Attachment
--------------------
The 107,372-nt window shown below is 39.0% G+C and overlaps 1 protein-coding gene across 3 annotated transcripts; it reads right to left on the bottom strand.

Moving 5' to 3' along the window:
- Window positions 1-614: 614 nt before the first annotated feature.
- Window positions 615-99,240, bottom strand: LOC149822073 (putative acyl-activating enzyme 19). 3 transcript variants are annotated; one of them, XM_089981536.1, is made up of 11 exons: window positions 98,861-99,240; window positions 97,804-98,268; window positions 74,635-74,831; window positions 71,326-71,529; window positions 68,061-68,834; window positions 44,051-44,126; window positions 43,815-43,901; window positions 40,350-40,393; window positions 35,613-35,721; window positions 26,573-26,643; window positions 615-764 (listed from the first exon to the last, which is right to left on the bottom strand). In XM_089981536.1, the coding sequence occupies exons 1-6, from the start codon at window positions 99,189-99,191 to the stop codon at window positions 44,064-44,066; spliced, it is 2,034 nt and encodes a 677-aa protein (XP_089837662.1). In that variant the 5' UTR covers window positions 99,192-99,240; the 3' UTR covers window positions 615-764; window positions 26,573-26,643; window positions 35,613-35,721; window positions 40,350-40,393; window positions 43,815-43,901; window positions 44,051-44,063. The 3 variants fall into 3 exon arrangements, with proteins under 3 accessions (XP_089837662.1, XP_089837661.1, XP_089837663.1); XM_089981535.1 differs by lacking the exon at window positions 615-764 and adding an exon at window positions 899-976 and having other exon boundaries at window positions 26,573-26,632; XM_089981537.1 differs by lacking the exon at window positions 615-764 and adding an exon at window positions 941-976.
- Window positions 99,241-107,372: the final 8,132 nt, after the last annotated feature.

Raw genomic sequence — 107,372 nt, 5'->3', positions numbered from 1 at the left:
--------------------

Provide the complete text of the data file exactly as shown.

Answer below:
The 107,372-nt window shown below is 39.0% G+C and overlaps 1 protein-coding gene across 3 annotated transcripts; it reads right to left on the bottom strand.

Moving 5' to 3' along the window:
- Window positions 1-614: 614 nt before the first annotated feature.
- Window positions 615-99,240, bottom strand: LOC149822073 (putative acyl-activating enzyme 19). 3 transcript variants are annotated; one of them, XM_089981536.1, is made up of 11 exons: window positions 98,861-99,240; window positions 97,804-98,268; window positions 74,635-74,831; window positions 71,326-71,529; window positions 68,061-68,834; window positions 44,051-44,126; window positions 43,815-43,901; window positions 40,350-40,393; window positions 35,613-35,721; window positions 26,573-26,643; window positions 615-764 (listed from the first exon to the last, which is right to left on the bottom strand). In XM_089981536.1, the coding sequence occupies exons 1-6, from the start codon at window positions 99,189-99,191 to the stop codon at window positions 44,064-44,066; spliced, it is 2,034 nt and encodes a 677-aa protein (XP_089837662.1). In that variant the 5' UTR covers window positions 99,192-99,240; the 3' UTR covers window positions 615-764; window positions 26,573-26,643; window positions 35,613-35,721; window positions 40,350-40,393; window positions 43,815-43,901; window positions 44,051-44,063. The 3 variants fall into 3 exon arrangements, with proteins under 3 accessions (XP_089837662.1, XP_089837661.1, XP_089837663.1); XM_089981535.1 differs by lacking the exon at window positions 615-764 and adding an exon at window positions 899-976 and having other exon boundaries at window positions 26,573-26,632; XM_089981537.1 differs by lacking the exon at window positions 615-764 and adding an exon at window positions 941-976.
- Window positions 99,241-107,372: the final 8,132 nt, after the last annotated feature.

Raw genomic sequence — 107,372 nt, 5'->3', positions numbered from 1 at the left: